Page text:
The whole (office) work i've managed to do in this time was updating information that resided on a server and acessed with a browser, this hasn't made me change my mind about the NC, but has left me wondering why there isn't something in between. I want something that sits in between, i want to have both a PC and a NC (yes i want the cake and eat it too). Something that keeps my data and my programs synchronized with a central server, something that would let me work offline, but would also allow me to work on another computer with my entire environment replicated.
The simplest solution seems tp work in a virtual machine. Keep everything on a virtual machine (Vmware, VPC, whatever), and have the image stored on both the portable and on a server, and if necessary copy the image to another computer and run it there (or run directly from the server or via a terminal services session)
That complemented with some kind of technology that would synchronize the images automatically would be a dream come true. the Network PC. :-)
This would allow me use my portable, and if anything goes wrong, i could just launch a terminal a virtual machine somewhere else and run it from there. And when broadband is really ubiquious i could work anywere, no need to carry the portable.
VPC and Virtual Server PM are you listening? :-D
[Update: Seems someone is already working on this. How nice of them. :-)]
Anyway, the last hubub in the blogsphere (the MS centric at least) seems to be about the launch of Express family beta version. The conspiracy fans attribute the timing of the release to the launch of Mono 1.0 (an amazing feat,congrats to the Mono team, i should check it out one of these days (probably when 34 hour day is released :-D)), while the rest of the crowd just (too many to quote here) seems to applaud the move and state this will bring .NET to the masses and the hobbyists. I have some mixed feelings about it (i'm not questioning MS reasons for introducing such products (it makes a lot of sense), nor the quality of the products,what i fear are the consequences).
Whenever i hear the word hobbyists (i'm sure if i had any audience this would this first sentence alone would generate a lot of comments and some hate mail. ) and programming (or computers for that matter) together i tend to fear. I once implemented a system whose graphic design has done by the client himself, i don't mean sketches, the client handed to me, HTML pages made with (you guessed it) Frontpage (including icons and images). I was mandated to transform that piece of crap into an application, my instructions were clear, keep the design,and the user interface.
If Perl is the duct tape of the internet; Excel and Access are the duct tape of the Enterprise, but sometimes duct tape is not enough and a little iron soldering is necessary to hold something together more solidily, and that's when the hobbyists (in the bad sense of the word, i mean the the voluntarist who told his boss writing such a system was just a matter of applying some mouse clicking, or the system design by the nephew of the boss's neighboor who is 12 but very handy with computers) calls the professional to transform his solution and into a full fledged one, and thats when our nightmares begin:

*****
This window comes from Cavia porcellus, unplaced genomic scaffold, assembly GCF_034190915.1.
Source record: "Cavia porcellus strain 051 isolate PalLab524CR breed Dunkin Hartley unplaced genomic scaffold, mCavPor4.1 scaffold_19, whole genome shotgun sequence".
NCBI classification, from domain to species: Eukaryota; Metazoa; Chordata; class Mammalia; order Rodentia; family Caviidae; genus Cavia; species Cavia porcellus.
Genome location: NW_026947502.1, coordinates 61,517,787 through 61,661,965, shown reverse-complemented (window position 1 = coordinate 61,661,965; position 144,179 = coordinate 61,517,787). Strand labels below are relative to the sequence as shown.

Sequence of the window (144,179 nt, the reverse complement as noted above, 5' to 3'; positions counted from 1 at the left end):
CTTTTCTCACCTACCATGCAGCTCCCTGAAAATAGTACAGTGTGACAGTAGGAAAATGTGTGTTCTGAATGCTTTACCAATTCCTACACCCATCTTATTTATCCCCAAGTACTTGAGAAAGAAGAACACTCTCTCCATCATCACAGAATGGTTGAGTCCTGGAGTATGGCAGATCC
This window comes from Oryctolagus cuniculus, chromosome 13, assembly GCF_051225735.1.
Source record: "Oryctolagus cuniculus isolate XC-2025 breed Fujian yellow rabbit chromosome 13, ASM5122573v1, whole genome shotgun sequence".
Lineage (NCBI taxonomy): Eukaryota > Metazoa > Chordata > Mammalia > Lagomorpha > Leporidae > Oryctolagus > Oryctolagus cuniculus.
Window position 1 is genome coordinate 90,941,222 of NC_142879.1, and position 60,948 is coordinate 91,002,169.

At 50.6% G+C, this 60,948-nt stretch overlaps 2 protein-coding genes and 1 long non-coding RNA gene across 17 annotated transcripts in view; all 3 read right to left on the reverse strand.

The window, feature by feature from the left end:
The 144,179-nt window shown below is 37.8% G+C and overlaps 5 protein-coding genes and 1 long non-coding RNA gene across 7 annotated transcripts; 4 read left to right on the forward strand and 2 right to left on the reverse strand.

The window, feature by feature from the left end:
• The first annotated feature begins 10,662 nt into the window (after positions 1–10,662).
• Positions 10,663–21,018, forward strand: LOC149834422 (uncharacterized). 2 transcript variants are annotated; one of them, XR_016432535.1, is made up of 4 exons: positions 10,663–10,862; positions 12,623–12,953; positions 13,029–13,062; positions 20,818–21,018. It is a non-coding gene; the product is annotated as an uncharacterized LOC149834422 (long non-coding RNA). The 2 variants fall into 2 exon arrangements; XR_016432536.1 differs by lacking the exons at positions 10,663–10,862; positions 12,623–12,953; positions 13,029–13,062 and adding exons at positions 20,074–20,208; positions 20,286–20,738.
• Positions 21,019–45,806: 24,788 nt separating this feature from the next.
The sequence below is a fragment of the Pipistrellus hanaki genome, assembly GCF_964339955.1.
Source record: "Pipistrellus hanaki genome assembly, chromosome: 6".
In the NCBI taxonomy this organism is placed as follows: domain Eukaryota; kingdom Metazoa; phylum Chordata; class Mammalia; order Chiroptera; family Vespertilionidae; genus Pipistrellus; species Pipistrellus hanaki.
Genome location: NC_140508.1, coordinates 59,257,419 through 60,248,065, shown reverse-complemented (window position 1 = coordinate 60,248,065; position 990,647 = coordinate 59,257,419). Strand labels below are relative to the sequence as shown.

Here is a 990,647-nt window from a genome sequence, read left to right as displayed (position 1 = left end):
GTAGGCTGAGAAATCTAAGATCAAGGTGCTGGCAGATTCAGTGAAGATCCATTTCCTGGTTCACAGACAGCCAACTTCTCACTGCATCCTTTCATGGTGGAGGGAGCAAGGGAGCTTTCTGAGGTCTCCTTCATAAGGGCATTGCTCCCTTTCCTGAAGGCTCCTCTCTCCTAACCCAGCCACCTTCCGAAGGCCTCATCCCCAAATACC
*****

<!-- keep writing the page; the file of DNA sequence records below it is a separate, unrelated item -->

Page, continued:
- For example tables with more columns you can ever imagine (i once saw an application that consisted of one table, and that is not because it was modelling just an entity :-))
- or databases designed by someone whose definition of relation is something that you have for brief period of time with a person picked on a bar. :-)
- Other things horror stories, that i've worked hard to forget. :-)
[I'm not arguing the validity of excel or access as a tool, there is no arguing here about it's validity, they are great although they sometimes look like an hammer :-)]
My point is (i wouldn't think i would ramble without having a point would you?), i fear these tools because, they tend to give people a false sense of skill and at the end of the day they have caused more trouble than it's worth. After all, where can it go wrong? this is a tool used by the professionals.
[Update: Here is an even stronger opinion by Wim Hollebrandse ]
Either that or i don't want to step down of my ivory tower and by keeping my hand buried on the sand i cannot see, that i'm doomed and i'm about to become a comodity. Perhaps we really are doomed to become workers in a software factory. (but that would be a debate for a different post) :-)
Maybe Jesse Liberty was write when he wrote:
"Programmers believe they're the smartest people around. The last thing they are willing to accept is that Marketing or Sales or anyone else should tell us what to build or how to build it. Because what we do appears to be magic,we can usually bully them into leaving us alone." in Clouds to Code
After all, for those who follow The Daily WTF the professionals don't seem to be doing a better job either. :-)
 The same way Hackers feel insulted when they are called crackers, the hobbyists in the best and the pures sense of the word are insulted when everyone that acts in the same fields as them (in a non payed way) are called hobbyists. For me hobbyists are tinkerers and craftsman, who dedicate themselves to something with dedication,proficiency and with results that would probably embarass most professionals. I think that in this case, hobbyist is being used in the worst sense of the word; someone using a brush that can't even paint a wall, but considers himself a disciple of Michelangelo shouldn't be called a hobbyist, it should be called a plunker. :-). For example, I once heard a story of a COO who once said in a company meeting (in front of the entire company that is), that management for him was just an hobby (this is the use of the word hobbyist in the worst sense of the word (both an insult to the workers and the hobbysts :-)).
On a totally unrelated thing, Oracle bought Collaxa, i'm not very familiar with Oracle products offering but this seems like an interesting move, things seems to be heating up on the BPM space. I wonder how Oracle offer will stack up against Biztalk.
Oracle seems to be slowly building it's Application Server line and buying it's entry into the SOA market and seems to already have a market share bigger than Sun, itself when it comes to app servers.
Anyway, the rambling must now end, i've wrote more crap than usual. :-) I'm running out of battery, the sun is already sunsetting, and it's getting a little cold here are the beach. Ah the joy of having a portable once again. :-)